As I was shopping the other day I had a floor salesman approach me at REI asking if needed help with anything. I proceeded to tell him that I was interested in a backpacking pack and the respective brand that I was interested in. As our conversation went on we talked about my trips I had done and where I was heading next, all the while he was continuing to help me get fitted and sized for my pack. After the sizing was complete he told me how to purchase my pack online as they did not have my size at the store, and then he sent me on my way. This experience solidified the way I believe we should sell in retail, focusing on people not products. Let’s talk.


I work for an electrical distributor in which we offer different products and services to our customers through branch locations all over the world. We continually focus on how to improve these services and how we can beat our competition, some of whom are other distributors while others are retail locations such as Lowes or Home Depot. I think the problem that we face is that not only are we focusing on how to beat the competition; we are not focusing on our people. I think the main difference between a Lowes and our company is the way that we sell. We utilize our people as technical resources that have an in depth knowledge of our product and applications. While in a retail store such as Home Depot, the average employee is an hourly teenager that knows locations of products, but not an in depth look at a specific product family.


This is what happened at REI and why retailer’s such as REI are so successful. Their people are what they focus on. The sales force within the company does not just push a product line or something that we do not want as a customer. They align with what you are saying and adjust accordingly. Their sales teams are knowledgeable in products, but also in experience. They use this experience to guide your buying decision to the best fit for you, and not just a specific brand.  Good retailers sell their people, not their products. This is why retail still exists in a world of online and virtual selling. As a company you must not forget that what separates you from an Amazon or EBay is the people in your store, not the products on your shelves.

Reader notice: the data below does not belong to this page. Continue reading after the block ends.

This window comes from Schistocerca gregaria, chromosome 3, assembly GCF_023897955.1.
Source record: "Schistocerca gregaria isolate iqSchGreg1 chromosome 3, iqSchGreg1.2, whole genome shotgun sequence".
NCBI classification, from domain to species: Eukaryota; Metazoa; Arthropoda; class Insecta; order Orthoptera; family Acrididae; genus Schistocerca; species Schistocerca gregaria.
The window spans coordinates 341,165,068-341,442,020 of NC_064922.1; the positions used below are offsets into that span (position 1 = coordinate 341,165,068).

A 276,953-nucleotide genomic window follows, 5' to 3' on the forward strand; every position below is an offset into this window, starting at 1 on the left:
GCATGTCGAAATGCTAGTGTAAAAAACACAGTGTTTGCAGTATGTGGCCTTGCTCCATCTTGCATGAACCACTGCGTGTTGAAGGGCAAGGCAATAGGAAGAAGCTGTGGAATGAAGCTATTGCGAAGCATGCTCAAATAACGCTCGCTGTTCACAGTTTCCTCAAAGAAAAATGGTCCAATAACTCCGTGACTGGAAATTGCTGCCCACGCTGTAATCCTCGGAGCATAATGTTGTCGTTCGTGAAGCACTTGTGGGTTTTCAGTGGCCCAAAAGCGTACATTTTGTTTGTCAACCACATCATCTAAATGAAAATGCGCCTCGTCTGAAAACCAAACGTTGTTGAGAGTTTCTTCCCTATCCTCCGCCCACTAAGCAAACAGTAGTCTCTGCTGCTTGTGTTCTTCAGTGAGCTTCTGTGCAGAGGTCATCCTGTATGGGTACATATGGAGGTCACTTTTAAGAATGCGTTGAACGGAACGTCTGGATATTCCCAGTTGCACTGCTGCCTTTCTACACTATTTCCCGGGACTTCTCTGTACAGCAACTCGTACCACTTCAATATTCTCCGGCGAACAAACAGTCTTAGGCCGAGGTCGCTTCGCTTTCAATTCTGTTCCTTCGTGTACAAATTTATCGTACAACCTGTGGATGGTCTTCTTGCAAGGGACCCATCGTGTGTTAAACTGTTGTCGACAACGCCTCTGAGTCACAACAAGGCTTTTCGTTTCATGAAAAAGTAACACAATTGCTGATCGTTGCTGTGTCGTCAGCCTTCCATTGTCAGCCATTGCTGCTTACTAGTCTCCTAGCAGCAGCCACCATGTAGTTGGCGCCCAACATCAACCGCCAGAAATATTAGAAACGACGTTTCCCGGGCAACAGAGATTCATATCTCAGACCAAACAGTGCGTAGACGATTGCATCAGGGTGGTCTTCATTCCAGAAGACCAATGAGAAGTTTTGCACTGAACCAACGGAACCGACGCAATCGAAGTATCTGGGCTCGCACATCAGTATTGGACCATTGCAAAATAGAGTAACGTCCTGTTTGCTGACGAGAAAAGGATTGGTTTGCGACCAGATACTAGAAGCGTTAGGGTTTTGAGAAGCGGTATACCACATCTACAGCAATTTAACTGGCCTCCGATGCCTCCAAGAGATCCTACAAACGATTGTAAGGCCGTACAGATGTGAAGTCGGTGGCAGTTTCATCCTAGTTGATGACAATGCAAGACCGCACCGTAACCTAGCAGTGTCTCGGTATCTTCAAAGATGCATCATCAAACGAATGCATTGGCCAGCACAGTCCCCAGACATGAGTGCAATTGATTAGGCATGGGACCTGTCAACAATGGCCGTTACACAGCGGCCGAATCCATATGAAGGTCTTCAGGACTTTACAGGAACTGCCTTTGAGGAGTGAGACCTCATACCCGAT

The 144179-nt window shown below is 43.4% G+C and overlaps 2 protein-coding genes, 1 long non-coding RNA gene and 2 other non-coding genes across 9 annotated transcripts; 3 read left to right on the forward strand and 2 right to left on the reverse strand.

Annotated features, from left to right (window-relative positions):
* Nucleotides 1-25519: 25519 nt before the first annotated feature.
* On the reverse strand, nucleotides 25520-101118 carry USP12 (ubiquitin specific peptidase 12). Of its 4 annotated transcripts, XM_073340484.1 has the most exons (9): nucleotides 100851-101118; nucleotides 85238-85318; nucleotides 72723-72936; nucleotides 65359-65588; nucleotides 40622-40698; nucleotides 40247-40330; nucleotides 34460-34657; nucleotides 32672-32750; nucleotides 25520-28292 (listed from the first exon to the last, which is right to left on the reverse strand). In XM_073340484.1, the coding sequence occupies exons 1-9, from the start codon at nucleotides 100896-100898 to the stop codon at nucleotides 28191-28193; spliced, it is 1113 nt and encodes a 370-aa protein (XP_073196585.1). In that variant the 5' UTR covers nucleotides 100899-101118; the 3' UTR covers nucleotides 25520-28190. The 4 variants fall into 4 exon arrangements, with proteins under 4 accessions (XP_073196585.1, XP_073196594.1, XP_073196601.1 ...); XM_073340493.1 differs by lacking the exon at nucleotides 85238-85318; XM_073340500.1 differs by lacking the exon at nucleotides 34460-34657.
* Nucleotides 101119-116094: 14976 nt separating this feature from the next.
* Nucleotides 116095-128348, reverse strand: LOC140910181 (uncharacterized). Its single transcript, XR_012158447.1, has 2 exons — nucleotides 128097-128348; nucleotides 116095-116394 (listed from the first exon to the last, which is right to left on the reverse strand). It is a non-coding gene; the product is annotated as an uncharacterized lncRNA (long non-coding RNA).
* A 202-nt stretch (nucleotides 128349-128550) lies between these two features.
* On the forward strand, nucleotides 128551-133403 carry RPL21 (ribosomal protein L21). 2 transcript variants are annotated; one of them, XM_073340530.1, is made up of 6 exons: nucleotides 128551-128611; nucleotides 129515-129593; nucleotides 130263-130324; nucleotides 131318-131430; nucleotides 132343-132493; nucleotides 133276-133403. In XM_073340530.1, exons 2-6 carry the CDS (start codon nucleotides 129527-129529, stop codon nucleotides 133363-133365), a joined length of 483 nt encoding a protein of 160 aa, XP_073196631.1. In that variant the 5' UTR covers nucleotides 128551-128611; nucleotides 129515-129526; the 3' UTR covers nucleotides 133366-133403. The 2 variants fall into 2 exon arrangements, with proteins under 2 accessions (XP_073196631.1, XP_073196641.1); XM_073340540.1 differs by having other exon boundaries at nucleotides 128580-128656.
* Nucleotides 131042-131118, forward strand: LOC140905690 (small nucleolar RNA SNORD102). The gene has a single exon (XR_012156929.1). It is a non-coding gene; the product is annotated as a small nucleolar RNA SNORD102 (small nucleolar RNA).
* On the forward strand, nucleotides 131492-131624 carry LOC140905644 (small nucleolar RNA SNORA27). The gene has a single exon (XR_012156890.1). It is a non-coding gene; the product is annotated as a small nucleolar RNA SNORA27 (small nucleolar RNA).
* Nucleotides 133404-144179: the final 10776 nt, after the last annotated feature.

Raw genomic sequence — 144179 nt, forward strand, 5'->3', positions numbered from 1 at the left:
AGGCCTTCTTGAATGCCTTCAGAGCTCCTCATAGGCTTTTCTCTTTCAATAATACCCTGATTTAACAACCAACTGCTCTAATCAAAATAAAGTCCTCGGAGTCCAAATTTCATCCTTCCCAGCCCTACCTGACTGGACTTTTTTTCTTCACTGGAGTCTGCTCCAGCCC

We often lose sight of this in sales and sales management. We have management continually driving down specific vendors to sales teams to push for some type of bonus or kickback to that manager. Instead we need to be focusing on how we can improve our experience for the customer through our people by giving them the proper training and development that they need. Products are just accessories to our people.


In the book The 12 Elements of Great Managing by Rodd Wagner and James Harter they talk about a survey given to companies surrounding employee engagement and satisfaction. They pull our 12 major themes for managers to work on with their employees. I have been reading this book and I can see that it has a great outline for managers. I think it could be a great foundation for companies to start giving to their managers to stop focusing on products and start focusing on people.


In our everyday lives we are all in sales, whether you’re selling an idea to be implemented internally or out talking to customers in a retail setting. We need to begin to push our people in retail. As the physical store becomes obsolete, the only way we can grow our respective businesses is to acknowledge our difference, which is not the products we carry it is the people we employ. The sooner we can invest more time and money into our people, the more optimistic we can be about our future.


On purpose,